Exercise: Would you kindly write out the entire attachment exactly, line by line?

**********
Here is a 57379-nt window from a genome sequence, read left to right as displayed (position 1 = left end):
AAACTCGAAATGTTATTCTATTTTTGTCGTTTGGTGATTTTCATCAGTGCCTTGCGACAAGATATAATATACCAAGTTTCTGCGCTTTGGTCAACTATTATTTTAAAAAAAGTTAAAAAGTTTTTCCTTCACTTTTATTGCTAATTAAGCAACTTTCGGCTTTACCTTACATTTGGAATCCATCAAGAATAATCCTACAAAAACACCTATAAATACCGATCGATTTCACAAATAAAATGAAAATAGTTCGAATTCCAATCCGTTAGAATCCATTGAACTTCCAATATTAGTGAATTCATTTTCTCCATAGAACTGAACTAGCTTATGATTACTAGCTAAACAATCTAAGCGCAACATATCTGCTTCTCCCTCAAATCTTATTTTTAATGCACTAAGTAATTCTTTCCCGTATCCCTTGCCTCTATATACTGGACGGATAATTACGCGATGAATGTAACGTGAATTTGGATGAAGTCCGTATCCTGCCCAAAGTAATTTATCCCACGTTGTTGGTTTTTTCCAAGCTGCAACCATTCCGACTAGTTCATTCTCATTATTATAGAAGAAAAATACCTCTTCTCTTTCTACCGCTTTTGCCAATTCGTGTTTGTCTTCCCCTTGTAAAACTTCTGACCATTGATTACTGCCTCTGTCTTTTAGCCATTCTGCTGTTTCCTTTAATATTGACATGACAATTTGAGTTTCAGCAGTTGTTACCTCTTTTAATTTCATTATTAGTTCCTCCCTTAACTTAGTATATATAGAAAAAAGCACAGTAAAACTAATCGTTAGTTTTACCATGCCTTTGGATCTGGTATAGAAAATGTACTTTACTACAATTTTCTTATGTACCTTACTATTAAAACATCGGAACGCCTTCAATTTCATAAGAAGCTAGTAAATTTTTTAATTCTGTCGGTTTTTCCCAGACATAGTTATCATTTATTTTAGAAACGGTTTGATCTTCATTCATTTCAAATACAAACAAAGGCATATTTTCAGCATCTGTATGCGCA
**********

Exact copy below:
Here is a 57379-nt window from a genome sequence, read left to right as displayed (position 1 = left end):
AAACTCGAAATGTTATTCTATTTTTGTCGTTTGGTGATTTTCATCAGTGCCTTGCGACAAGATATAATATACCAAGTTTCTGCGCTTTGGTCAACTATTATTTTAAAAAAAGTTAAAAAGTTTTTCCTTCACTTTTATTGCTAATTAAGCAACTTTCGGCTTTACCTTACATTTGGAATCCATCAAGAATAATCCTACAAAAACACCTATAAATACCGATCGATTTCACAAATAAAATGAAAATAGTTCGAATTCCAATCCGTTAGAATCCATTGAACTTCCAATATTAGTGAATTCATTTTCTCCATAGAACTGAACTAGCTTATGATTACTAGCTAAACAATCTAAGCGCAACATATCTGCTTCTCCCTCAAATCTTATTTTTAATGCACTAAGTAATTCTTTCCCGTATCCCTTGCCTCTATATACTGGACGGATAATTACGCGATGAATGTAACGTGAATTTGGATGAAGTCCGTATCCTGCCCAAAGTAATTTATCCCACGTTGTTGGTTTTTTCCAAGCTGCAACCATTCCGACTAGTTCATTCTCATTATTATAGAAGAAAAATACCTCTTCTCTTTCTACCGCTTTTGCCAATTCGTGTTTGTCTTCCCCTTGTAAAACTTCTGACCATTGATTACTGCCTCTGTCTTTTAGCCATTCTGCTGTTTCCTTTAATATTGACATGACAATTTGAGTTTCAGCAGTTGTTACCTCTTTTAATTTCATTATTAGTTCCTCCCTTAACTTAGTATATATAGAAAAAAGCACAGTAAAACTAATCGTTAGTTTTACCATGCCTTTGGATCTGGTATAGAAAATGTACTTTACTACAATTTTCTTATGTACCTTACTATTAAAACATCGGAACGCCTTCAATTTCATAAGAAGCTAGTAAATTTTTTAATTCTGTCGGTTTTTCCCAGACATAGTTATCATTTATTTTAGAAACGGTTTGATCTTCATTCATTTCAAATACAAACAAAGGCATATTTTCAGCATCTGTATGCGCA